Hold the United States Accountable: The Internationally Recognized Rights of the 'Internally Displaced'

 

In the aftermath of Hurricane Katrina, the debate is already raging on how to deal with those displaced by the disaster and whether to rebuild New Orleans and other coastal communities. Competing interests combined with poor planning and a disjointed response from public and private agencies have created confusion about priorities, funding and other crucial details. It is imperative that a human rights and humanitarian law framework be applied to these discussions and form the basis for all future action.

The United Nations Guiding Principles on Internal Displacement provide just such a framework. The principles identify the internationally recognized rights and guarantees of people who have been forcibly displaced from their homes and communities due to a number of factors, including natural disaster. According to this set of principles, those who have been displaced from their homes but not crossed international borders are classified as “internally displaced persons,” not “refugees” or “evacuees.” This is not a mere question of semantics, but an essential definition that establishes the obligations that government has to protect and defend the rights of the Gulf Coast residents who have been dispersed across the country.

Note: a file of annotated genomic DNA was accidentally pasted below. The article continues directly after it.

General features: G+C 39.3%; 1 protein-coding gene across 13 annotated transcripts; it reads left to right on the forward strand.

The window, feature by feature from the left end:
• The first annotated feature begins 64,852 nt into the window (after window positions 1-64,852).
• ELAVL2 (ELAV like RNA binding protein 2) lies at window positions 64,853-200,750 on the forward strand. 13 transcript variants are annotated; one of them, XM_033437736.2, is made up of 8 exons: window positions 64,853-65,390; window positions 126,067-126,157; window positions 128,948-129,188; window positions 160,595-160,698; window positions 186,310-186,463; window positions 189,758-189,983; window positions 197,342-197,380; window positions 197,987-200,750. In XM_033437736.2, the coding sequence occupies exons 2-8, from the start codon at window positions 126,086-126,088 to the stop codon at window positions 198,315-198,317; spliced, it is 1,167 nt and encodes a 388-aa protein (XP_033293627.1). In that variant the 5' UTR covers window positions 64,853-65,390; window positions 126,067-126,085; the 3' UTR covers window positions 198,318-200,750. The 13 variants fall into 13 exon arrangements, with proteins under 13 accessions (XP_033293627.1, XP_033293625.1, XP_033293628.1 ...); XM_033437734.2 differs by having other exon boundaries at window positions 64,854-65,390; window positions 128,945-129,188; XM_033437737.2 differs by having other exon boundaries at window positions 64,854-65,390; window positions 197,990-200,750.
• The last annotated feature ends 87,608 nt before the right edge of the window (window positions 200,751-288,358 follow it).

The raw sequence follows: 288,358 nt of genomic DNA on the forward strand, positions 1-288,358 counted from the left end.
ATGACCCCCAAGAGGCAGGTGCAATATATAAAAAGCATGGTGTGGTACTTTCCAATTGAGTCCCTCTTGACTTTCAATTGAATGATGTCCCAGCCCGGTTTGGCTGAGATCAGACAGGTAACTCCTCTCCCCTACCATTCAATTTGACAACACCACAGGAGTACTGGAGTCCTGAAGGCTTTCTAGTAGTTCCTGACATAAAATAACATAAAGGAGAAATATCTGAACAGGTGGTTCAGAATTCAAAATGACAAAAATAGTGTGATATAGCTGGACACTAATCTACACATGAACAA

The extent to which various aspects of the recovery should be funded will be a topic of much debate among policymakers, especially given the federal deficit and competing economic needs. But the rights of the displaced must be viewed as a separate and overriding issue. Receiving protection and humanitarian assistance from government authorities is not